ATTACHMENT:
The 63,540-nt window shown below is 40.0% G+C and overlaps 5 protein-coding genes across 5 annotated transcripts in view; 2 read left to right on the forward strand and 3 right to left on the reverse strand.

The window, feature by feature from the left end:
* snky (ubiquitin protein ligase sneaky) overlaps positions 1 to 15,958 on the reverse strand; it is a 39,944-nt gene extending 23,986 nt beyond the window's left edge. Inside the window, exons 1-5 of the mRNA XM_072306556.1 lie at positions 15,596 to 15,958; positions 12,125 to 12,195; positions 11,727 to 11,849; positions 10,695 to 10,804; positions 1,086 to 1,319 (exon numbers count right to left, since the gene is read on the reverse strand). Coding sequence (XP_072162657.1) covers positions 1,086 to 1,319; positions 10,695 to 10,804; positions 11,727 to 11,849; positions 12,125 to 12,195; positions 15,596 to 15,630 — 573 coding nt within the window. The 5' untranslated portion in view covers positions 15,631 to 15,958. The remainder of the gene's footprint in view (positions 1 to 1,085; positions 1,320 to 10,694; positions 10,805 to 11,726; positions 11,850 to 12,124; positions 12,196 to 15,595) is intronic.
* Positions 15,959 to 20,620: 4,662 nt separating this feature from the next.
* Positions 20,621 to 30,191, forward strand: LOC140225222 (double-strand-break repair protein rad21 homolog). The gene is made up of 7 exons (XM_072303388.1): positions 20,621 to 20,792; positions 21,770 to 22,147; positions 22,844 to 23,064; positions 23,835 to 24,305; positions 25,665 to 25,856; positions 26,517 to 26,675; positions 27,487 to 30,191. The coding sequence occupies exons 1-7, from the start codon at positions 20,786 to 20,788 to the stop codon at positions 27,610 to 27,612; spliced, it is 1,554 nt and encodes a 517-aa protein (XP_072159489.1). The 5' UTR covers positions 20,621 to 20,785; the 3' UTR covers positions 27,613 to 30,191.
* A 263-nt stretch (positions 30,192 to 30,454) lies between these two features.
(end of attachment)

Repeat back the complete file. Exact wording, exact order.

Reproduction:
The 63,540-nt window shown below is 40.0% G+C and overlaps 5 protein-coding genes across 5 annotated transcripts in view; 2 read left to right on the forward strand and 3 right to left on the reverse strand.

The window, feature by feature from the left end:
* snky (ubiquitin protein ligase sneaky) overlaps positions 1 to 15,958 on the reverse strand; it is a 39,944-nt gene extending 23,986 nt beyond the window's left edge. Inside the window, exons 1-5 of the mRNA XM_072306556.1 lie at positions 15,596 to 15,958; positions 12,125 to 12,195; positions 11,727 to 11,849; positions 10,695 to 10,804; positions 1,086 to 1,319 (exon numbers count right to left, since the gene is read on the reverse strand). Coding sequence (XP_072162657.1) covers positions 1,086 to 1,319; positions 10,695 to 10,804; positions 11,727 to 11,849; positions 12,125 to 12,195; positions 15,596 to 15,630 — 573 coding nt within the window. The 5' untranslated portion in view covers positions 15,631 to 15,958. The remainder of the gene's footprint in view (positions 1 to 1,085; positions 1,320 to 10,694; positions 10,805 to 11,726; positions 11,850 to 12,124; positions 12,196 to 15,595) is intronic.
* Positions 15,959 to 20,620: 4,662 nt separating this feature from the next.
* Positions 20,621 to 30,191, forward strand: LOC140225222 (double-strand-break repair protein rad21 homolog). The gene is made up of 7 exons (XM_072303388.1): positions 20,621 to 20,792; positions 21,770 to 22,147; positions 22,844 to 23,064; positions 23,835 to 24,305; positions 25,665 to 25,856; positions 26,517 to 26,675; positions 27,487 to 30,191. The coding sequence occupies exons 1-7, from the start codon at positions 20,786 to 20,788 to the stop codon at positions 27,610 to 27,612; spliced, it is 1,554 nt and encodes a 517-aa protein (XP_072159489.1). The 5' UTR covers positions 20,621 to 20,785; the 3' UTR covers positions 27,613 to 30,191.
* A 263-nt stretch (positions 30,192 to 30,454) lies between these two features.